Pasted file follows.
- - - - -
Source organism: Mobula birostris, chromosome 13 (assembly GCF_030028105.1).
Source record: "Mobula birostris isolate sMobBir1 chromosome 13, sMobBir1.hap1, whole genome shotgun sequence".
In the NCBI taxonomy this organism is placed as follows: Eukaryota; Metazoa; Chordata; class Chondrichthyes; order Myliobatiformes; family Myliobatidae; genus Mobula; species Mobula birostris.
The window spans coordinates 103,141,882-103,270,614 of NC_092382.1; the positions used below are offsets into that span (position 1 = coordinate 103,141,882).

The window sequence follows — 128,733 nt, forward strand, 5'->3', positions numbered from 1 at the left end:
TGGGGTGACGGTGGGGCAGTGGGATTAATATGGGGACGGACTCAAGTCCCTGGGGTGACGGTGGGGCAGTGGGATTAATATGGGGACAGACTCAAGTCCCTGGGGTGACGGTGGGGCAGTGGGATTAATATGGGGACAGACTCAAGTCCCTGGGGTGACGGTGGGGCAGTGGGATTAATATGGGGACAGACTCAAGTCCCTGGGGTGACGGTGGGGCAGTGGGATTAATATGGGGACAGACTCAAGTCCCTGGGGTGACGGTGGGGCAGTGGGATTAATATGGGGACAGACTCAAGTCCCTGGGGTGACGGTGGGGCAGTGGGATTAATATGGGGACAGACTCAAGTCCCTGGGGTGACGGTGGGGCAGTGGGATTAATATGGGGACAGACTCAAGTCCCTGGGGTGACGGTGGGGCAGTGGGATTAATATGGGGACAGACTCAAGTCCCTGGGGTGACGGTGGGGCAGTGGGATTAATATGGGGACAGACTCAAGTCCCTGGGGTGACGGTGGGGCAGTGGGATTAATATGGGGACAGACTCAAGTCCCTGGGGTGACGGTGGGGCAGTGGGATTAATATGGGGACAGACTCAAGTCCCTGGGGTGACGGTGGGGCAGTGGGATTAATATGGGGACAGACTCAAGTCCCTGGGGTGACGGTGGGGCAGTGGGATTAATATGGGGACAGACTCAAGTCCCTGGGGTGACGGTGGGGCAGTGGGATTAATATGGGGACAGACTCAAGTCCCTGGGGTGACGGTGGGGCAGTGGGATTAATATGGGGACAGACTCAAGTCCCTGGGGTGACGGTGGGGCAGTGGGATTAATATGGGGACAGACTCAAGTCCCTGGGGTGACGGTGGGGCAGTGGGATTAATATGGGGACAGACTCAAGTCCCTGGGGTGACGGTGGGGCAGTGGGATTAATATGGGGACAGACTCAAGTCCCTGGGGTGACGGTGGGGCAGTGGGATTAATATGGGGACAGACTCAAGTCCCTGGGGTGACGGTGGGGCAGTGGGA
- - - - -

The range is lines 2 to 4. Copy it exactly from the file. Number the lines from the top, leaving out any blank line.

Source record: "Mobula birostris isolate sMobBir1 chromosome 13, sMobBir1.hap1, whole genome shotgun sequence".
In the NCBI taxonomy this organism is placed as follows: Eukaryota; Metazoa; Chordata; class Chondrichthyes; order Myliobatiformes; family Myliobatidae; genus Mobula; species Mobula birostris.
The window spans coordinates 103,141,882-103,270,614 of NC_092382.1; the positions used below are offsets into that span (position 1 = coordinate 103,141,882).